The road of a transportation activist

“It takes a village to raise a child,” the saying goes.  But I’ve learned it similarly takes a community to effect change.

 I realized the power of collective action as a student at De Anza College, where, as an intern for the Institute of Community and Civic Engagement (ICCE), I was brought into the world of social justice and progressive activism. The mission of the college to engage its students in the art of democratic practice had opened up new spaces for political experimentation on campus—in effect creating a hub for grassroots campaigning and inspiring the next generation of changemakers.

It was then in 2012 that I was introduced to Chris Lepe and his work with TRANSITion De Anza, an affiliate of TransForm, and became involved in the effort to bring the benefits of Bus Rapid Transit (BRT) to the South Bay. The idea of democratizing the modes and methods for how people got to work, school, home, and all the amenities in their communities deeply resonated with me.  As a full-time student, not having regular access to a car often meant turning to a public transit system in disrepair. But the pressing need to overhaul the public transportation system, particularly along the Stevens Creek corridor, came into sharper focus when I discovered the growing number of De Anza students commuting from outside Cupertino.

Fighting for Bus Rapid Transit - and social change

The combination of increased enrollment among underrepresented students from San Jose and a chronic shortage of parking spaces at De Anza had brought the campus community to a tipping point. We realized that by providing more transit options, the college could better retain students and bolster socio-economic diversity. If implemented, BRT’s delivery of more reliable, efficient, and cost-effective service and dedicated lane along the Valley Tranportation Authority's 23 bus route would mitigate the stress of sitting in traffic and the expensive financial cost of owning a car.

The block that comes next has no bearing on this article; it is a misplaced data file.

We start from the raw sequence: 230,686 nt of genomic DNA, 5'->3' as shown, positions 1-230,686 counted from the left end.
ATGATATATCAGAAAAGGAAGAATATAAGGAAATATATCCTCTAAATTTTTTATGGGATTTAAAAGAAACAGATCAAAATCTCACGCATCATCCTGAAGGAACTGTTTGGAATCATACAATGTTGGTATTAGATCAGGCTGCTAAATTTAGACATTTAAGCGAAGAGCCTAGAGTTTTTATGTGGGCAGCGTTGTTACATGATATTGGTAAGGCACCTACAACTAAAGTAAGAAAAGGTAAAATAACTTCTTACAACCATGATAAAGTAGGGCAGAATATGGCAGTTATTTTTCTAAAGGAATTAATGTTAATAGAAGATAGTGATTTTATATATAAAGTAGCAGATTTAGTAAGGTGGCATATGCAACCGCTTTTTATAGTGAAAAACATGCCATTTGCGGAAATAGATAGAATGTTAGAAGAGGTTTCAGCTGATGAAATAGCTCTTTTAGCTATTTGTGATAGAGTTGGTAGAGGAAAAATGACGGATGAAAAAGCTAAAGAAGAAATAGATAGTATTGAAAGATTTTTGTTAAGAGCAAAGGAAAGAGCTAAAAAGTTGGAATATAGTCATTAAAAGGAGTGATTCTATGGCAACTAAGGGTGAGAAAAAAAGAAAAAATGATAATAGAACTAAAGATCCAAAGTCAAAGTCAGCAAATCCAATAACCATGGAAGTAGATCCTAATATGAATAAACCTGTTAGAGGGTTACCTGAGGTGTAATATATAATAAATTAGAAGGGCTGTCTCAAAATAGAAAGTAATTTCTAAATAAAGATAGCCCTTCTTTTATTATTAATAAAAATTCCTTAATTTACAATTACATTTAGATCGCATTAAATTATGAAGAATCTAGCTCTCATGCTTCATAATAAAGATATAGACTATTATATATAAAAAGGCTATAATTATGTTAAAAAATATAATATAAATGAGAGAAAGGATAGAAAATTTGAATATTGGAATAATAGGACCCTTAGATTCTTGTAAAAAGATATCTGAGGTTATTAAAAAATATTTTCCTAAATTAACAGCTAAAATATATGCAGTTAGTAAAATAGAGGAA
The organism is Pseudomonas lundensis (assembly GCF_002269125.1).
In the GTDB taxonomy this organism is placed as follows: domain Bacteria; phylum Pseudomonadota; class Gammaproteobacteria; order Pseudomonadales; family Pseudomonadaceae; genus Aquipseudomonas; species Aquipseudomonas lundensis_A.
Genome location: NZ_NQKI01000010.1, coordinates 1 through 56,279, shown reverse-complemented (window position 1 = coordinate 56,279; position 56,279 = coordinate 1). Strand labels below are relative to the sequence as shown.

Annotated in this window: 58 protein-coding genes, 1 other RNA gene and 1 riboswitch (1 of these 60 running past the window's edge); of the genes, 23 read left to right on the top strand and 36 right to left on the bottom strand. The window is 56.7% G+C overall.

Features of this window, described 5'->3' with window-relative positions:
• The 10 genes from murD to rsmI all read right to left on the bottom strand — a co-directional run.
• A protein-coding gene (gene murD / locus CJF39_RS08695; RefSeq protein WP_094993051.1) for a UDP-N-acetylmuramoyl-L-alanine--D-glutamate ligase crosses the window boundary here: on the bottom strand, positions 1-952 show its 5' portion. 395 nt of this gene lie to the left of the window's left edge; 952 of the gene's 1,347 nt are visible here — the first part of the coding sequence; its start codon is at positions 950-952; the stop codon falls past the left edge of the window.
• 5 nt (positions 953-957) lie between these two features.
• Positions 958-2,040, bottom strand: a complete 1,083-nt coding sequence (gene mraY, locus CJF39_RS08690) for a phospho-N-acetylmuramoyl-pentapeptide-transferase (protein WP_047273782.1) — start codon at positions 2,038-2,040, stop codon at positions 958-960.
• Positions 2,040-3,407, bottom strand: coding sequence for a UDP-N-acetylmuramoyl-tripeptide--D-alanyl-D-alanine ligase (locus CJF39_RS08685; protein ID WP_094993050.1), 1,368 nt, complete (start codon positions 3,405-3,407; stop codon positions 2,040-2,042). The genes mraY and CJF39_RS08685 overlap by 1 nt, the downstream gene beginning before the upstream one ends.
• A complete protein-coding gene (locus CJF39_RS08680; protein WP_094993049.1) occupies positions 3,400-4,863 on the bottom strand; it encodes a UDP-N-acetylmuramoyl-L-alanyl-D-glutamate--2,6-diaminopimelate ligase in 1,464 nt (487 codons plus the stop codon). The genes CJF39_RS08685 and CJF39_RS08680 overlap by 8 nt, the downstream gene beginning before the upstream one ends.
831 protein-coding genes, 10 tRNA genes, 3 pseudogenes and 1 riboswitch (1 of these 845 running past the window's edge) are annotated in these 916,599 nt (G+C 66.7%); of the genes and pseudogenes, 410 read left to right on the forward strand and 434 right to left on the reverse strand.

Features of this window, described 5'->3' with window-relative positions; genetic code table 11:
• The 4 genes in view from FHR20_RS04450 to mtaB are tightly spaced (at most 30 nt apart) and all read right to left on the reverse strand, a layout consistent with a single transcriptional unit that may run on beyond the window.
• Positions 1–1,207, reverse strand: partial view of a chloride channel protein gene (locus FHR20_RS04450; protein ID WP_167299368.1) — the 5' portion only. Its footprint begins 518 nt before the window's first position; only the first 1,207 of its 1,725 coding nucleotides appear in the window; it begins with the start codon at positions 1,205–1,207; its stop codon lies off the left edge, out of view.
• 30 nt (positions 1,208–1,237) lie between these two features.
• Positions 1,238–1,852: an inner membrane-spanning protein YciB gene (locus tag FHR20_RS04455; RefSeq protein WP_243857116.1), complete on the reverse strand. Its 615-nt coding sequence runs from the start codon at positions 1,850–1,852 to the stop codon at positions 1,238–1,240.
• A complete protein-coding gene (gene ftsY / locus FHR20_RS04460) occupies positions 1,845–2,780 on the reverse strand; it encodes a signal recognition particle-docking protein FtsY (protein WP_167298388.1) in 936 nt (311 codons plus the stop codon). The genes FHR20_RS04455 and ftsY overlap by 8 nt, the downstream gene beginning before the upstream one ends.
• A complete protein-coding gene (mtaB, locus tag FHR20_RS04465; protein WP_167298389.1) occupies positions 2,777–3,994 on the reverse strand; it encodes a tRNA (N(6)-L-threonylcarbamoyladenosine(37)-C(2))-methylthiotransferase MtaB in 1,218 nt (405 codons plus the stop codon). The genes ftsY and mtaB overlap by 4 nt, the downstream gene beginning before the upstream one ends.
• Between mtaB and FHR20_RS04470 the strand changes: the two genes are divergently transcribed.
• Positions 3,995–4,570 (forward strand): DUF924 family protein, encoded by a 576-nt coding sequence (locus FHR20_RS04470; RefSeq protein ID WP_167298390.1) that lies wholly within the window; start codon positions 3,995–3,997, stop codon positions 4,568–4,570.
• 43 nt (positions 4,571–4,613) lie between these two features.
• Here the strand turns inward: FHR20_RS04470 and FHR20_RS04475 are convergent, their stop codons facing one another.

Calls by the student body for more transit options had only grown louder, particularly since 2011, when it adopted the Eco Pass that continues to allow enrolled De Anza students to ride VTA buses and Light Rail for free. Even as ridership on the 23 bus route has significantly increased, college administrators have proven to be unresponsive to changing transportation trends. Rather than working with the Valley Transportation Authority (VTA) in good faith to consider plans for building an on-site transit hub for its new growth in ridership, administrators have instead doubled down on myopic efforts to provide more vehicle parking spaces.

As a result, TRANSITion expanded its network  to include student organizations across campus and cultivated broad support for transport mobility under the banner of college access and affordability. Too often riders of public transportation feel their interests are disparate and lack political clout. After surveying, petitioning and standing with underrepresented students we facilitated an important conversation— rooted at the intersection of college success and good public transit—that went from being at the margins to front and center of the main quad.

In 2012 TRANSITion organizers, with mentoring and guidance from Chris, held a rally and called for a sit-in on the day of a Campus Facilities meeting for administrators, whereby students showed up and shared out their concerns about the lack of leadership on transit issues. Consequently, the multitude of student voices helped establish a continuing dialogue between student government and administrators, proving how inclusive governance is more conducive to good stewardship for both the natural and built environment.

My future, thanks to my past

TransForm imparted invaluable tools that helped build the capacity of a small group of students, giving us skills in power-mapping, messaging, and progressive organizing. Fundamentally, we learned how personal narratives can be important currency for forming lasting coalitions and bridging connections across seemingly insurmountable identities.

Now a transfer student at Columbia University, my experience with TransForm has allowed me to explore new interests at the intersection of transportation and public service. Currently, I’m interning at the US Dept. of Transportation’s Federal Highway Administration (FHWA) in the Office of International Programs (OIP), where I’m researching how foreign policy impacts US technology and information exchange with other foreign ministries of transport. Following this internship I plan to pursue further opportunities and studies in public policy, focusing on livable and sustainable communities. 


About This Blog

TransForum is the blog of TransForm, California's leading transportation advocate. For more about our work, including ways you can take action and contribute, visit